Many analysts around the league have suggested that the Indianapolis Colts did well to improve their roster in the 2018 NFL Draft. They appreciate that GM Chris Ballard had a clear plan with his approach, and executed it successfully.
With such a massive improvement upon the roster needed from the past several years, Colts fans and talking heads alike have come to terms that this overhaul will not be completed overnight. However, Ballard did scoop up some difference makers at positions bereft of talent and depth which will go a long way towards improving this team in the long term.
So, which of the Colts draft picks will make the most significant impact in 2018? Let’s take a look.
First, the most obvious player the Colts drafted who should improve their respective position is Quenton Nelson. He’s going to theoretically give Andrew Luck more time to throw the ball, he’ll assist in producing larger running lanes for the running backs and will improve the line as a whole with his impressive skill set.
But, the offensive line is a group who must work together, they will be collectively responsible for the end result each and every play and it’ll be difficult to assign “impact” from just one of the them regardless how well he protects and run blocks.
In other words, if others don’t do their jobs it doesn’t really make a difference if the end result is still a sack or a run for a loss of yards. Even the addition of second-round pick Braden Smith falls into this category should he be a Week 1 starter. There are at least 3 other cogs in this wheel that must do their part in order for any of them to be “successful” on any given play.
Next, second-round pick Darius Leonard.
Leonard isn’t a pass rush specialist within the Colts new scheme and won’t likely become someone that noticeably stands out during games as being a difference maker. He is very good in pursuit and a quality coverage option in the Colts system, and may even be asked to blitz occasionally in order to make both edge’s of the defense a threat.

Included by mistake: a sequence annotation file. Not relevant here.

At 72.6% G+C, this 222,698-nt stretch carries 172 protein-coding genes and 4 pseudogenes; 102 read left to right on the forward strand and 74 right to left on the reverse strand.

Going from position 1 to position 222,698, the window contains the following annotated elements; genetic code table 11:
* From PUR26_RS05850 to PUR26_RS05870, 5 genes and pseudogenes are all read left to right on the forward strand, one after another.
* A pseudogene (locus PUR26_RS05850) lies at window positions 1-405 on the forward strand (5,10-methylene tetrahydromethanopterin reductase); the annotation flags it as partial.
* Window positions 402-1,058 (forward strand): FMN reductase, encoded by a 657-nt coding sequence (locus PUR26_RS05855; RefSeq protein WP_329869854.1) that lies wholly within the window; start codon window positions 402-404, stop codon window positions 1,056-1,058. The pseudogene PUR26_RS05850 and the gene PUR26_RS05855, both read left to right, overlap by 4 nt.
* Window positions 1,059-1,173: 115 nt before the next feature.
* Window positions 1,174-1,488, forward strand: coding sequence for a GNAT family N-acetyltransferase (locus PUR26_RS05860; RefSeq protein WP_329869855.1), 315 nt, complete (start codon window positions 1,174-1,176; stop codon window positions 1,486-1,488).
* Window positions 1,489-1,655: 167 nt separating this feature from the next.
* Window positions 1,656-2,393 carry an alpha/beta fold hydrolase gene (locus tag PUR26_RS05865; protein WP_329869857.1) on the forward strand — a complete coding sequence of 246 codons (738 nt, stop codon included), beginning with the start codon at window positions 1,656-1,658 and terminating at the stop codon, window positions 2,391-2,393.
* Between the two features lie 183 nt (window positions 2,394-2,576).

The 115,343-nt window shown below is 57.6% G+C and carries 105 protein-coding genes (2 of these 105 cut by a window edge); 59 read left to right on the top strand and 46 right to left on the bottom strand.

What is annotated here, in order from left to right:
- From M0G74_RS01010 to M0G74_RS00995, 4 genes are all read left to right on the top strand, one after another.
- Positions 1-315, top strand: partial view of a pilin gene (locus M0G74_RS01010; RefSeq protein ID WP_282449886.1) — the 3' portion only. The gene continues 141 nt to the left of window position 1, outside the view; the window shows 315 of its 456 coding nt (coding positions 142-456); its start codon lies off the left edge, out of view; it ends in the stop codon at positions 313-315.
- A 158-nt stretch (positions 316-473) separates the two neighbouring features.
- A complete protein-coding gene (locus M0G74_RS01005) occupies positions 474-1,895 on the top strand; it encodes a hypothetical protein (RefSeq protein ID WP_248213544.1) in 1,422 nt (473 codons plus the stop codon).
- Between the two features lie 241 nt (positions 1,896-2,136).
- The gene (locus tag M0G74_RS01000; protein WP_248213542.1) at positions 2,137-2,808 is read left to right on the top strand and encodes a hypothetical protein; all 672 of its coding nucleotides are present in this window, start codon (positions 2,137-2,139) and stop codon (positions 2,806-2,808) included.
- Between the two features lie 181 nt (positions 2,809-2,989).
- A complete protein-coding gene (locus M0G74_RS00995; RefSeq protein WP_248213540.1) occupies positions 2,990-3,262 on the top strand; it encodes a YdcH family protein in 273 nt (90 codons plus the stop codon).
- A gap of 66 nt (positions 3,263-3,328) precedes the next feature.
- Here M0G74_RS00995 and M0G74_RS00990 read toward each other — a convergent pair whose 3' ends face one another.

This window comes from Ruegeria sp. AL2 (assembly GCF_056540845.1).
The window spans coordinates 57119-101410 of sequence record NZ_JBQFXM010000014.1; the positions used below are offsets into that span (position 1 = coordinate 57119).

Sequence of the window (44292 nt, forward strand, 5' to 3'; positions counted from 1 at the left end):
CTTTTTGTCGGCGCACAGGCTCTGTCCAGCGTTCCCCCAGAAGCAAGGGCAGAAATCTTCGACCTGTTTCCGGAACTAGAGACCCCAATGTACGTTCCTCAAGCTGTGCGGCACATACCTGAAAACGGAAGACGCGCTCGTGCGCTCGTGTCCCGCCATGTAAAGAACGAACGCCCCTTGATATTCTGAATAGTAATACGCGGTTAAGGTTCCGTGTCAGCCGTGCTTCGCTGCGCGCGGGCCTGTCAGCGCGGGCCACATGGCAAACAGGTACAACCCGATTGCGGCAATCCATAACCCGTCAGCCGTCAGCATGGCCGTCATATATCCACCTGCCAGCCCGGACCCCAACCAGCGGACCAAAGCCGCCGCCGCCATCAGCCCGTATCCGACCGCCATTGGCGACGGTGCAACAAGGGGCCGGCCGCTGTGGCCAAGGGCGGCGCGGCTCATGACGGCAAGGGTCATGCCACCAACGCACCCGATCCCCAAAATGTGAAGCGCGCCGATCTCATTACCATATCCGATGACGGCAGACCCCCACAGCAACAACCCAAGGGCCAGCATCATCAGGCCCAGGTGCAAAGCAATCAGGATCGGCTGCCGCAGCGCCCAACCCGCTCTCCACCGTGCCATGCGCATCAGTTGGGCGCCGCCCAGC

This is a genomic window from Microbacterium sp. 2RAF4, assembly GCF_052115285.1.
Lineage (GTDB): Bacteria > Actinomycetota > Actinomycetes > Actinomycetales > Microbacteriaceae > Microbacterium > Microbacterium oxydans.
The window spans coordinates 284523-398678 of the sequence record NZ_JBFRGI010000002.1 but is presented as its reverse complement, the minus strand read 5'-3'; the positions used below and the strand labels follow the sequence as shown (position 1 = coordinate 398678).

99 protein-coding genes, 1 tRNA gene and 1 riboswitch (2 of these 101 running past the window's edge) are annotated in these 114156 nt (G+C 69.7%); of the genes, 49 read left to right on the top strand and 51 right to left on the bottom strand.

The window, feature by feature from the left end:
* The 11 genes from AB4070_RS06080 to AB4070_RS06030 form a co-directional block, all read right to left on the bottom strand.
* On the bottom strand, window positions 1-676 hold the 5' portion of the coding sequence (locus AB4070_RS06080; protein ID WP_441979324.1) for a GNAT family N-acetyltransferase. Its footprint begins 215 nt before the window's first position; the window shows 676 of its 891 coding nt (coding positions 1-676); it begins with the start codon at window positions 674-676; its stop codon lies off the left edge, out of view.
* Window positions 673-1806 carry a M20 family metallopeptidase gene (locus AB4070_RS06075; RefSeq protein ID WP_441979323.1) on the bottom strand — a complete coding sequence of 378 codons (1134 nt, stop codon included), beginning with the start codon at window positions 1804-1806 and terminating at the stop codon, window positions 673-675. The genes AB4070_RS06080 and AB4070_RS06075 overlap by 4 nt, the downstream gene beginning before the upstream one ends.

While it’s quite possible that Leonard is very good in his rookie season, it seems somewhat unlikely that we’re talking about him next offseason as a real difference maker/game changer this early in his career.
Now, I really like Kemoko Turay coming on board, and I believe the skill position players the Colts nabbed — Nyheim Hines, Jordan Wilkins, Deon Cain and Daurice Fountain — will be quite successful within the Colts new offense as directed by head coach Frank Reich.
Additionally, from everything — which is very little to be honest — we’ve seen on tape from the Colts seventh-round picks (Matthew Adams and Zaire Franklin) they look to be solid pieces for the future rather than impact players. They’re also seventh-round picks, which makes their success incredibly difficult to project.
But, I have my eye on someone else to truly make a real, noticeable impact in year one.
My pick of the litter to make the most noticeable, tangible impact in 2018 is the Colts final second-round pick of the NFL Draft, Tyquan Lewis. Here is some of what I saw in Lewis when scouting the edge class.
The more you watch him in these situations against interior offensive linemen, the more you can’t wait to watch him in action on Sundays. Lewis was technically a defensive end, but we continue to hear that Ballard and Matt Eberflus are targeting speed and explosive pieces to make this defensive line a force to create pressure on opposing quarterbacks.
Making this as simple as possible, Lewis can do exactly that for this Colts defense, and I believe it could be his immediate role in 2018. I did a brief breakdown on Lewis a few months ago as he was one who stood out to me immediately to be one who could provide what the Colts would be looking for.
Now, if we’re talking about individual production — ie: sacks, tackles — that may not necessarily be the case, though it’s certainly a possibility. For my money Lewis’ real impact will be disrupting the opposition’s running game, pressuring the quarterback and forcing him to leave the pocket. While this may not directly result in huge numbers in his stat column for Lewis, it could make a significant difference in those numbers for his teammates.
Lewis may get some work as a traditional defensive end in the Colts four-man front this upcoming season, however, his real impact will likely be felt in sub-packages initially and why I believe Ballard targeted Lewis as a second-round talent.